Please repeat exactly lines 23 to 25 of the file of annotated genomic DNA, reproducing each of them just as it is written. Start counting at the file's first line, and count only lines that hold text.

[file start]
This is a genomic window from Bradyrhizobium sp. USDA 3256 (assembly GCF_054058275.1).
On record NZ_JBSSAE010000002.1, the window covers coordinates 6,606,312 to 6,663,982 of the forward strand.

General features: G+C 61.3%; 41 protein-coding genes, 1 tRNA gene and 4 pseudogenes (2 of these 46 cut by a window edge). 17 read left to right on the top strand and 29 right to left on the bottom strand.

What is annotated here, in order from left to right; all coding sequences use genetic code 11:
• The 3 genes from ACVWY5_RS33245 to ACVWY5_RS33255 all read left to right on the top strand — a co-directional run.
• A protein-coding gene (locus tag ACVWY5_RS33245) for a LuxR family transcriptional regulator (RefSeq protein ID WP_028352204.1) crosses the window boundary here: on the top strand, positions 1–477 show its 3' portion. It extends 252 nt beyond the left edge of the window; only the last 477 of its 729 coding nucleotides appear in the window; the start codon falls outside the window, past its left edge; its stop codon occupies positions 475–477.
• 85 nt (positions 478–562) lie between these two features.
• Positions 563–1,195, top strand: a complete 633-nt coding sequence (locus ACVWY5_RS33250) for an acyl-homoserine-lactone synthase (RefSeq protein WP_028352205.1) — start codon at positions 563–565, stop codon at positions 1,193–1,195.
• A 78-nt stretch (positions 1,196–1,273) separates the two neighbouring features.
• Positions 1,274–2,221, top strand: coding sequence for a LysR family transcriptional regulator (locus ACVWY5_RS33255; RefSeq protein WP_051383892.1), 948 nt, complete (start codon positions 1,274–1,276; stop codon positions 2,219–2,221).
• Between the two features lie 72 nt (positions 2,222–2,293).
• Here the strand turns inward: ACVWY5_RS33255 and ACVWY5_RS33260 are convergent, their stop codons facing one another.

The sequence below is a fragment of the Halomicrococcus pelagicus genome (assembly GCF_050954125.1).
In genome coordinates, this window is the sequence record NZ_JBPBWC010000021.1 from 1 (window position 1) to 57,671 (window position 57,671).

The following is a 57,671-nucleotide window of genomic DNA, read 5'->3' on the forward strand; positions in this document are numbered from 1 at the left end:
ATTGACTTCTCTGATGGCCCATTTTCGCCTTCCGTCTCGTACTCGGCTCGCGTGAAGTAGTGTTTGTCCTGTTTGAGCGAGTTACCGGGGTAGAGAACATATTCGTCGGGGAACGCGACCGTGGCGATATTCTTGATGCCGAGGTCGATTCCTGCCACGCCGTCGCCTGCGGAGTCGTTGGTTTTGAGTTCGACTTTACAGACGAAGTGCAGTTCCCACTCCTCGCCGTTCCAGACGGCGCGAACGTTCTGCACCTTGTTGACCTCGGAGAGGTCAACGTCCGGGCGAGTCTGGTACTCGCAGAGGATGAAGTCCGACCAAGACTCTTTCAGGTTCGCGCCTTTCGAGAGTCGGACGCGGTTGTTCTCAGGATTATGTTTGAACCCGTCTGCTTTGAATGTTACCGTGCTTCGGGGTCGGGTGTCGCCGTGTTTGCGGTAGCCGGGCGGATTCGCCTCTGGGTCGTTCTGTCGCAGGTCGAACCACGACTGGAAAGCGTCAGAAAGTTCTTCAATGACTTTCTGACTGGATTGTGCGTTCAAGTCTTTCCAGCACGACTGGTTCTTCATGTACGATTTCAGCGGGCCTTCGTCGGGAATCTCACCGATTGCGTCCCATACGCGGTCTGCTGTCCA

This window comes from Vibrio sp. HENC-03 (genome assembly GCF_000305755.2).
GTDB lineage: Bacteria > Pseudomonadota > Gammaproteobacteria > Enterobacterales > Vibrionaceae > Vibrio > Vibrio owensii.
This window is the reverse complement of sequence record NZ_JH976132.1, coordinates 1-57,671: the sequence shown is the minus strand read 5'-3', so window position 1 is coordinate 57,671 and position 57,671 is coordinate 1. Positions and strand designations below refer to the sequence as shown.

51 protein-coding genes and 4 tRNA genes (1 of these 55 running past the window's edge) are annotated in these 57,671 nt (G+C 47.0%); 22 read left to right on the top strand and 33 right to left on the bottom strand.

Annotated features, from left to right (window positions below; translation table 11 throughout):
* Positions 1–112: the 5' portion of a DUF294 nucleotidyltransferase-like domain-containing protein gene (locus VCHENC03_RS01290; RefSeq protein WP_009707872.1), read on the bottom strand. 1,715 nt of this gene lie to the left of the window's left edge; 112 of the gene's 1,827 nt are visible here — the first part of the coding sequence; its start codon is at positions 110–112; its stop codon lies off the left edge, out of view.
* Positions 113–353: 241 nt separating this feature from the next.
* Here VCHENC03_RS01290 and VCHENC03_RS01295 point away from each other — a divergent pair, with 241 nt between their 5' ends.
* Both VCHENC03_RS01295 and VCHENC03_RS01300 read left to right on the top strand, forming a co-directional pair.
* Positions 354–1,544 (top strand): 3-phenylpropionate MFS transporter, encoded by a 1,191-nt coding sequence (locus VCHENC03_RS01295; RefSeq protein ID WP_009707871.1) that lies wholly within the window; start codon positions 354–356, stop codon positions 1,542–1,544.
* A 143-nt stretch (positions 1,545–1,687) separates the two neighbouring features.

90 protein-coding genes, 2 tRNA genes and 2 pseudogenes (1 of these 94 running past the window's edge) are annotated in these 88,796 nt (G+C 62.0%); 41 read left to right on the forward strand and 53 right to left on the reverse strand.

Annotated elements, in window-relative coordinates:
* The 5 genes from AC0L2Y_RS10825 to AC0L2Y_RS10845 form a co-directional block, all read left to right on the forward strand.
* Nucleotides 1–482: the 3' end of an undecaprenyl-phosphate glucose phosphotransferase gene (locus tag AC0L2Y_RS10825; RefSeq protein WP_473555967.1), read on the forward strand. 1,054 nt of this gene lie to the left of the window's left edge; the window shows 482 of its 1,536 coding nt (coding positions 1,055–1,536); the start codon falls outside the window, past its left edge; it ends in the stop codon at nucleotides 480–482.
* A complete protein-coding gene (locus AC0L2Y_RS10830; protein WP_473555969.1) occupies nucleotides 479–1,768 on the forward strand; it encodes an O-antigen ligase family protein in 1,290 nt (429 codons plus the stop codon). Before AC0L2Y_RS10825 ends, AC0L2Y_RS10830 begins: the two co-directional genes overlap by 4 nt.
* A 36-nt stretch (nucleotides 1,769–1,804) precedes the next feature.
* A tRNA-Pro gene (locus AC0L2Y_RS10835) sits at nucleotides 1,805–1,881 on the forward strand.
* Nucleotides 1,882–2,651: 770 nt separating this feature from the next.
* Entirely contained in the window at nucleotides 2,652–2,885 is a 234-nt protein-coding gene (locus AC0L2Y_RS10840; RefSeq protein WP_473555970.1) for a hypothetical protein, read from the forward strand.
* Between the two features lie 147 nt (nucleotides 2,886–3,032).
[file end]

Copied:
* Positions 113–353: 241 nt separating this feature from the next.
* Here VCHENC03_RS01290 and VCHENC03_RS01295 point away from each other — a divergent pair, with 241 nt between their 5' ends.
* Both VCHENC03_RS01295 and VCHENC03_RS01300 read left to right on the top strand, forming a co-directional pair.